Saffron – from the Arabic word ‘Zaffran’ which translates to ‘yellow’ – is a valuable spice that is mainly grown in Iran, Spain, India, Greece, Azerbaijan, Morocco, and Italy. M.Kafi noted in his book, Saffron (Crocus Sativus) Production and Processing, Science Publishers 2006, 23, that “Cultivation of Saffron in Iran dates back to before Christ.” This plant is believed to have been cultivated in Palestine during prophet Solomon. And apparently taken from Jerusalem to England during the time of Jesus. But at present it is appreciated worldwide for its bright yellow, bordering on orange color, its unique smell, and its mildly bitter taste.

Crocus Sativus

Greek mythology attributes the history of saffron to the story of Crocus – a young man who fell in love with an attractive nymph – Smilax. Upon witnessing the death of Smilax, he transformed into the purple flower – crocus. There’s another twist where the story claims that Smilax became bored with Crocus’ attention and turned him into the flower.

Saffron is harvested from the crocus sativus. It takes about 75,000 blossoms or 225,000 hand-picked stigmas to make a single pound of saffron in is a highly labor-intensive process. This flower is of dark lilac or violet to purple and the plant is about 20 to 30cm tall. Each flower has three stigmas.

Saffron’s Medicinal Values

This expensive spice has appeared in main dishes and desserts since the medieval time. In Ancient Greek, it was noted that Cleopatra used saffron for its cosmetic properties.

Saffron is also well known for its medicinal merits. It’s used successfully in Indian, Chinese, Unani and Western medicine.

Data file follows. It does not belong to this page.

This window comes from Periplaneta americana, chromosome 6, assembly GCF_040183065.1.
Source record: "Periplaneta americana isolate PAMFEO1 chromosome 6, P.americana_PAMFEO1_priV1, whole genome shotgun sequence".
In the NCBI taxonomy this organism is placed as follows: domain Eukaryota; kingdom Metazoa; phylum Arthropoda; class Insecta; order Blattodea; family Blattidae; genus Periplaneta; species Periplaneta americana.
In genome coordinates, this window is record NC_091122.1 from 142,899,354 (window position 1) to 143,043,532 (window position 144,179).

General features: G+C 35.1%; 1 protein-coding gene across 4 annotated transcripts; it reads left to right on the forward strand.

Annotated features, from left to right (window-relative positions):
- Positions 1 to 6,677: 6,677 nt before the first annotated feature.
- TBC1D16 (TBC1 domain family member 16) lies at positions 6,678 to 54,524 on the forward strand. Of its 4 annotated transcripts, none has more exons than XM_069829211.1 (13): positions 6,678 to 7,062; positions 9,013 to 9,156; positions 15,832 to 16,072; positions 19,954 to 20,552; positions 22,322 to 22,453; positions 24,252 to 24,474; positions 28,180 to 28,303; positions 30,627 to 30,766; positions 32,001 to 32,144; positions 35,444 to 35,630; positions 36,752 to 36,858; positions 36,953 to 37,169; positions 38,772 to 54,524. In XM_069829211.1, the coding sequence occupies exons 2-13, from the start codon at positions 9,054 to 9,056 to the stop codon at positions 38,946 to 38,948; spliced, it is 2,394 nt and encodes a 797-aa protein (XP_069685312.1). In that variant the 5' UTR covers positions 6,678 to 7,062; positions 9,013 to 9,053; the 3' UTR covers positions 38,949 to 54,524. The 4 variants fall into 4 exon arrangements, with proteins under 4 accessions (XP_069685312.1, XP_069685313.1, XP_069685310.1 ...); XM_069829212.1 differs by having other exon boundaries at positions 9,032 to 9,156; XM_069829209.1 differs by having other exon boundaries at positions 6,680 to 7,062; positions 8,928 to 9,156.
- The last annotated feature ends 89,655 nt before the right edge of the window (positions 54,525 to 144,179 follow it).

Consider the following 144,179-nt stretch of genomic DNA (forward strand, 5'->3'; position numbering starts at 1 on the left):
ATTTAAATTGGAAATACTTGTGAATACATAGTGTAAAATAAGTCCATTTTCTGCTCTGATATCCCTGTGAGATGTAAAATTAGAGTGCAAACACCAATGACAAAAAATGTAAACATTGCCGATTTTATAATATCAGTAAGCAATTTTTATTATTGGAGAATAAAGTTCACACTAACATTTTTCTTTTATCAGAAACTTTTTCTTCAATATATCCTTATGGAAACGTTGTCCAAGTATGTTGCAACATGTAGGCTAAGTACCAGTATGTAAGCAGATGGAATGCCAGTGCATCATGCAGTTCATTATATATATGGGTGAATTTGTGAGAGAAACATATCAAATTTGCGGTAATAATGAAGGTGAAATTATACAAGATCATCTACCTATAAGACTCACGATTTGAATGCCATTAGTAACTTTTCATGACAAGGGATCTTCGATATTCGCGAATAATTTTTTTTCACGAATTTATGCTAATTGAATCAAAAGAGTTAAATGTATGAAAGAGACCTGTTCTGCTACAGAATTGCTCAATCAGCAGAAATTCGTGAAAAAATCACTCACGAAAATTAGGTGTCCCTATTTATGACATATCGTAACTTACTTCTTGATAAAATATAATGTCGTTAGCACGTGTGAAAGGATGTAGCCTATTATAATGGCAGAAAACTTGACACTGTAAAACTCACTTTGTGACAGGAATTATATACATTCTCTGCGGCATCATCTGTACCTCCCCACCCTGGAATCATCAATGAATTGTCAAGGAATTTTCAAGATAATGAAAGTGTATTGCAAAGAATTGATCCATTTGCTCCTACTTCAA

In India, saffron is used in Ayurvedic treatment. It’s known to help with acne, apoplexy, colic, cough, asthma, arthritis and even to improve weak eyesight. Saffron ground to a paste is used as dressing for bruises and sores.

In China, the usage of saffron is associated with the heart and liver health. Its functions include invigoration of the blood, to remove stagnation, clear meridians and to release toxins. Saffron is also used to break blood clogs and soothe lumbar pain during menstruation.

In Unani medicine, saffron acts as the diuretic when soaked in water overnight and taken with a touch of honey. And when pounded with ghee, it helps diabetes patients with their blood sugar control.

In western culture, saffron is used to increase appetite or to stimulate metabolism. Also known to ease headaches and hangover.

Saffron in Recipes

Although used widely in Mediterranean and Oriental dishes, saffron is finding its way more and more into modern western cuisine.

Saffron is added unique, exotic flavor and color to many dishes including the Italian paella and risotto, French fish dish – bouillabaisse, Indian curry, and desserts and it’s also used to color butter, cheese, and certain puddings.

Saffron Poisoning

It’s vital to note that if used excessively, saffron can be detrimental. It causes miscarriage if consumed by pregnant women. Those who are on blood thinning medication

or women who have heavy menstrual cycles should not take saffron since it breaks up blood clots. Symptoms of saffron poisoning include vomiting, diarrhea and dizziness.

Simple Saffron-Butternut squash soup recipe

Prep Time 25 minutes
Cook Time 45 minutes
Servings 4

Ingredients

  • One large butternut squash
  • One can of coconut milk
  • Four cups homemade/organic chicken broth
  • 5 to 10 pieces of saffron
  • A thumb-sized piece of ginger

Instructions

  1. Soak saffron in coconut milk overnight in the refrigerator.
  2. Cut butternut squash into four large pieces, place them skin side up on a baking tray and bake at 350 degrees Celsius for 45 minutes. Leave to cool.
  3. Peel the skin off the butternut squash and place the squash in a food processor.
  4. Add ginger and grind until smooth.
  5. In a pot, add the saffron and coconut milk to the pureed squash and chicken broth.
  6. Bring to a simmer.
  7. Salt to taste and serve – hot or chilled.